What's On Your Mind?
News on neuroscience that will stimulate you to think about your brain thinking about thinking.
Vision quest: “Brain’s ‘lowly’ visual processor is more complex than thought,” begins an article on Medical Xpress. The visual cortex does not just process incoming visual signals. It’s involved in higher-level processes and decisions, researchers at Johns Hopkins found.
Information flow: Neurons in the brain do not act in isolation. They are involved in networks, and like cities, have certain hubs where information gathers. This is the finding of researchers at University of Michigan Medical School. “One of the brain’s main jobs is information processing – what is critical, however, is that information in the brain gets transferred to the right places at the right times,” the press release begins. The neuroscientists compare to this to the hubs in an airport system.
Adding without replacement: How can you learn new information without forgetting the old? The modular arrangement of brain units, Science Daily says, allows us to learn more and forget less. By contrast, computer brains built for artificial intelligence (AI) tend to have the problem of “catastrophic forgetting,” the article says. An AI specialist at Curie University, working with another from the University of Wyoming, are on a “long journey” to mimic how the brain learns. Jean-Baptiste Mouret states, “The ultimate goal of artificial intelligence research is to produce AI that can learn many different skills and get better at each of them over time, just as humans and animals do.”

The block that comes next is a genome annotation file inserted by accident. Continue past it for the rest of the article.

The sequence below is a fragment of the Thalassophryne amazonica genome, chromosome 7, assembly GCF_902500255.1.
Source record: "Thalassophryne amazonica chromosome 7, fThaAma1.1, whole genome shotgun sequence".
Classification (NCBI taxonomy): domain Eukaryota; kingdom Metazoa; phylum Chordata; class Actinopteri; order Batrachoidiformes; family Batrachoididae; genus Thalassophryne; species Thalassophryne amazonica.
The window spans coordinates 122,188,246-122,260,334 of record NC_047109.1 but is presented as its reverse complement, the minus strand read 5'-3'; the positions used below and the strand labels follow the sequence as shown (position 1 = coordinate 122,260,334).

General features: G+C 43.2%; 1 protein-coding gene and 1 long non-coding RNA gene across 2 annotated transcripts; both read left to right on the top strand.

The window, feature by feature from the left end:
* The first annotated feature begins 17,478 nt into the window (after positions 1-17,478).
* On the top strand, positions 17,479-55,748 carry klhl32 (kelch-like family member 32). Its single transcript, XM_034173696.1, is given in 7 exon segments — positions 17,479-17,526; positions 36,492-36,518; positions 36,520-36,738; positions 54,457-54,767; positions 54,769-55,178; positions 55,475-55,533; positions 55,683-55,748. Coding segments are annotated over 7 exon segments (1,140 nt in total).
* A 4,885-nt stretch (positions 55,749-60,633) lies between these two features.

Brain internet: The brain is set up like the internet, say researchers at the University of Southern California (USC. “The Internet has countless local area networks that then connect with larger, regional networks and ultimately with the backbone of the Internet,” Larry Swanson of USC explains. “The brain operates in a similar way.” He also says that the brain is hardwired for information flow. If that’s true for rats (their research subjects), it is certainly even more sophisticated for humans who write music, do calculus and discuss philosophy.
Computers no match: Computers that mimic the function of the brain are improving, PhysOrg reports, but the brain wins hands down, say researchers at Northwestern.
Researchers are always searching for improved technologies, but the most efficient computer possible already exists. It can learn and adapt without needing to be programmed or updated. It has nearly limitless memory, is difficult to crash, and works at extremely fast speeds. It’s not a Mac or a PC; it’s the human brain. And scientists around the world want to mimic its abilities….
“Computers are very impressive in many ways, but they’re not equal to the mind,” said Mark Hersam, the Bette and Neison Harris Chair in Teaching Excellence in Northwestern University’s McCormick School of Engineering. “Neurons can achieve very complicated computation with very low power consumption compared to a digital computer.”
Crazy genes: Do psychiatric disorders have a genetic basis? If so, which ones? Those are questions being addressed by scientists and students at Bournemouth University. Will this lead to “genetic counselling” for people with schizophrenia? Time will tell. “Ultimately, we want to educate the healthcare professionals, policy makers and eventually the public – the patients and families who suffer from psychiatric diseases – so that they are better informed.”